Fractures of the body of the scapula are repaired by means of one plate applied to the cranial aspect of the scapular spine and a second plate to the caudal aspect thereof. Care must be taken to stagger the plate such that a screw in the cranial plate is placed between the two adjacent screws in the caudal plate.
The fracture is anatomically reduced and the cranial plate is contoured to the bone.
A cortex screw is placed through the second combi hole cranial to the fracture site and tightened.
The next cortex screw is inserted through the second combi hole caudal to the fracture site in load condition and solidly tightened.
Two additional cortex screws are placed in neutral position in the second last combi hole at both ends of the plate and tightened. This assures the entire plate has good contact with underlying bone.
The second plate is contoured to the caudal aspect of the scapular spine and applied to the bone in identical fashion as the cranial plate.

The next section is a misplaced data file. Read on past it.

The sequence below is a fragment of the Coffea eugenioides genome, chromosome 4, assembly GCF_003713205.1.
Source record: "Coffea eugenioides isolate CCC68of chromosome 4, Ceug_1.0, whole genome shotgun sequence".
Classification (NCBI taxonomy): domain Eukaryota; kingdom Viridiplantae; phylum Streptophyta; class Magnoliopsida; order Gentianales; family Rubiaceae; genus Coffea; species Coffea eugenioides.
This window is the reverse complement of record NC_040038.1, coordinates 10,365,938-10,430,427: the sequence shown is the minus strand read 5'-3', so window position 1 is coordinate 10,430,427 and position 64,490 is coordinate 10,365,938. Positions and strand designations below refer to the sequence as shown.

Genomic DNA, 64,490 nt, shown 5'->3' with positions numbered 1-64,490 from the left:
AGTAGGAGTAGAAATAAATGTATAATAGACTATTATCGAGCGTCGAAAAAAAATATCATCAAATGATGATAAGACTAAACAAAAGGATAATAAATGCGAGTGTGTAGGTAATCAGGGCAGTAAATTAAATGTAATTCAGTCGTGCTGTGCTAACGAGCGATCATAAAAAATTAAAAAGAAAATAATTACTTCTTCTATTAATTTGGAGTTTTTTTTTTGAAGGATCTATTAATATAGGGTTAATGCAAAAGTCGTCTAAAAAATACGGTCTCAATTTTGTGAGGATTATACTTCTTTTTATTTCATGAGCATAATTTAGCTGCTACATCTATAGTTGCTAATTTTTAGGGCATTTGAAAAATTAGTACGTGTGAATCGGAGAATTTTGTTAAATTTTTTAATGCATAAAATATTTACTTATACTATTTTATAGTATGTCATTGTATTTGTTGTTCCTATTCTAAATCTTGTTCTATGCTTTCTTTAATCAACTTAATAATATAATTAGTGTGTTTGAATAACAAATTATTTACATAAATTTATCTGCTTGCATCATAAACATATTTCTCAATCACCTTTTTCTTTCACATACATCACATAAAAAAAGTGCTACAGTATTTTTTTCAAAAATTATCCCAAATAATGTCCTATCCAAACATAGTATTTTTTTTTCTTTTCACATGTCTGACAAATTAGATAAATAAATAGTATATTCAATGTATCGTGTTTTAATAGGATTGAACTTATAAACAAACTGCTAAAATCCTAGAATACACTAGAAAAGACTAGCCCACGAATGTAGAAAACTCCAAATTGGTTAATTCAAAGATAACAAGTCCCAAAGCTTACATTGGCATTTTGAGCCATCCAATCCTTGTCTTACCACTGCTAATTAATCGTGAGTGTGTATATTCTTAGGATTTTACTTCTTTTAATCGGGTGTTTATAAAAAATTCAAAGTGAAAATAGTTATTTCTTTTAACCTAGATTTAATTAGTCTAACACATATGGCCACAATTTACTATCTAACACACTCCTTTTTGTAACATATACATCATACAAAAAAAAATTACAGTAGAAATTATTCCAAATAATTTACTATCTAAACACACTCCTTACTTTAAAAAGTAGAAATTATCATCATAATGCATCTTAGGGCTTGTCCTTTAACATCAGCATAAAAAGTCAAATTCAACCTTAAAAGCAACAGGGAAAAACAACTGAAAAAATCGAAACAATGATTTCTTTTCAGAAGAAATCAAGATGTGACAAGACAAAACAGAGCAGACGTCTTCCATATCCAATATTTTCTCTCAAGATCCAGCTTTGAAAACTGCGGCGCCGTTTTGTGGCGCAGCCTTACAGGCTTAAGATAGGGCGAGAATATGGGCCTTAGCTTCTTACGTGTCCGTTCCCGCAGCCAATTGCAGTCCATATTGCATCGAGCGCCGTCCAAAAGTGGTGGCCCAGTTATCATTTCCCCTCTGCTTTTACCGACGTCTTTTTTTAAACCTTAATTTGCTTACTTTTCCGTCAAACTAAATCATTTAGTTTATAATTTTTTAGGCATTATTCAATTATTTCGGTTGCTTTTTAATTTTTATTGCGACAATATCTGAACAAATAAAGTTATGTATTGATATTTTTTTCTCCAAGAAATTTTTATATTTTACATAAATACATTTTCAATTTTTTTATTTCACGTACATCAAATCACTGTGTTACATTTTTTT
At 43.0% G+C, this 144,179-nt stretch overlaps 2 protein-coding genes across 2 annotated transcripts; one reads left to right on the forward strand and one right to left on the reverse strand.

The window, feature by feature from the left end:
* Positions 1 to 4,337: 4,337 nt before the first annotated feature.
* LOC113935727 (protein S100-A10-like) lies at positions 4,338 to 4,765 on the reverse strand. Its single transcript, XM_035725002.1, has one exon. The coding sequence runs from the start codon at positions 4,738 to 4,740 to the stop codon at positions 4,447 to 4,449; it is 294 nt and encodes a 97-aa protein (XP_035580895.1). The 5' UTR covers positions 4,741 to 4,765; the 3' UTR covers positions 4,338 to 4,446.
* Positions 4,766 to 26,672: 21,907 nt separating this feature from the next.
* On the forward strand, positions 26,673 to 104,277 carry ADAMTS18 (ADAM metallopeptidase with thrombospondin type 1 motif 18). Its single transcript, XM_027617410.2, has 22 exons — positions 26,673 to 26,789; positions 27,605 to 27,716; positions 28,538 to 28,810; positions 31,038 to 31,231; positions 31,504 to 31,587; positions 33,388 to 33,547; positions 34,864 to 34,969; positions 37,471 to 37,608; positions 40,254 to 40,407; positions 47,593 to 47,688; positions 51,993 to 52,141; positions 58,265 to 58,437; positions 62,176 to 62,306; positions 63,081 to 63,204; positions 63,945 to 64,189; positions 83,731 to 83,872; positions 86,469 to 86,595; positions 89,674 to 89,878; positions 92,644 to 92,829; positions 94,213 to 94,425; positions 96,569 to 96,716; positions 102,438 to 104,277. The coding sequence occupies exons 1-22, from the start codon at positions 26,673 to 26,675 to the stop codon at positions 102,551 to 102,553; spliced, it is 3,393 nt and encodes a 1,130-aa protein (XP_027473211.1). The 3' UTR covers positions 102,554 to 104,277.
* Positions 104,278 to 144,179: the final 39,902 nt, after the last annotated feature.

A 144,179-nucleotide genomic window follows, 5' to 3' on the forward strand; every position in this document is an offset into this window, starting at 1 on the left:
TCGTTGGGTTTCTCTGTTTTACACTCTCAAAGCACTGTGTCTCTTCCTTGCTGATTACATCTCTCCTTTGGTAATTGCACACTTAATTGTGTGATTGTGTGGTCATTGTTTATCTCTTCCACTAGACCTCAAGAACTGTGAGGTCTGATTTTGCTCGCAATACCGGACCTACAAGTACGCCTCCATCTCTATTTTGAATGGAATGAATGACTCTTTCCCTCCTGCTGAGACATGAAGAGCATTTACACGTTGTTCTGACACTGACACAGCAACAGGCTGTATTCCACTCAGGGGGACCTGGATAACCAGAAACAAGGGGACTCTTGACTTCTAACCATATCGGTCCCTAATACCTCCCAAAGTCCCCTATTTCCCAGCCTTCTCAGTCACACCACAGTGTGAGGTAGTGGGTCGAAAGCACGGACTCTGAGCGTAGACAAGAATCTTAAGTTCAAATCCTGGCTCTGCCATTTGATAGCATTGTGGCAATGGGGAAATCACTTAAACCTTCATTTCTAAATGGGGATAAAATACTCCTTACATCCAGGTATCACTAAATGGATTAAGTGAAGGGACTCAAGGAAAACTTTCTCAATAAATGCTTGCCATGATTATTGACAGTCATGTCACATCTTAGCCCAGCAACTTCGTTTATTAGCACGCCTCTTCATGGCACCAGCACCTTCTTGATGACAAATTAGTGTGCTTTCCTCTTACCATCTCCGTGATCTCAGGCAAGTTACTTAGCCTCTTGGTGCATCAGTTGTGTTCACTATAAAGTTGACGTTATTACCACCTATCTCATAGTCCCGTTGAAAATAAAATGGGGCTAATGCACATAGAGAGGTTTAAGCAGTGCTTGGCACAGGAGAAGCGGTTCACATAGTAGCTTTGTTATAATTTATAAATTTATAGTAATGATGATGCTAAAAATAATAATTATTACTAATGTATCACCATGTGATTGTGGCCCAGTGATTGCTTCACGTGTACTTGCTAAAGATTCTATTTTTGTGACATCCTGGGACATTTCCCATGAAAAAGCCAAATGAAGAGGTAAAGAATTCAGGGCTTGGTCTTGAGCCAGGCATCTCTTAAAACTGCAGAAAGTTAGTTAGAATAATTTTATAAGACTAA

Note: The two plates have to be staggered such that a screw inserted at a right angle relative to the long axis of one plate fits between the two adjacent screws in the second plate. The fact that the distances between two screws differ when cortex- or locking head screws are inserted has to be taken in account.
The remaining screws (either cortex or locking head screws) are inserted and tightened. At least 2 locking head screws must be inserted cranial and caudal to the fracture site in both plates.
Two immediate postoperative radiographic views of a repaired fracture.
The soft tissues are closed in several layers. A simple continuous suture is placed in subcutaneous tissues, followed simple interrupted sutures in the skin covered by a stent bandage.
Horses are restricted to stall rest for 60 days to allow time for the dead space to ﬁll with ﬁbrous tissue and the biceps tendon to reattach. A carefully controlled rehabilitation program is important for these horses to regain strength and coordination in their shoulder joints.
Percutaneous stimulation of the shoulder muscles during rehabilitation to minimize muscle atrophy should be considered.
Typically, physical therapy begins with range-of-motion exercises and hand-walking for 5 minutes per day, followed by walking over ground poles and gradual increases in duration of exercise each day. Horses are not usually ready to return to training or to be turned out into a paddock for 6 to 12 months after surgery.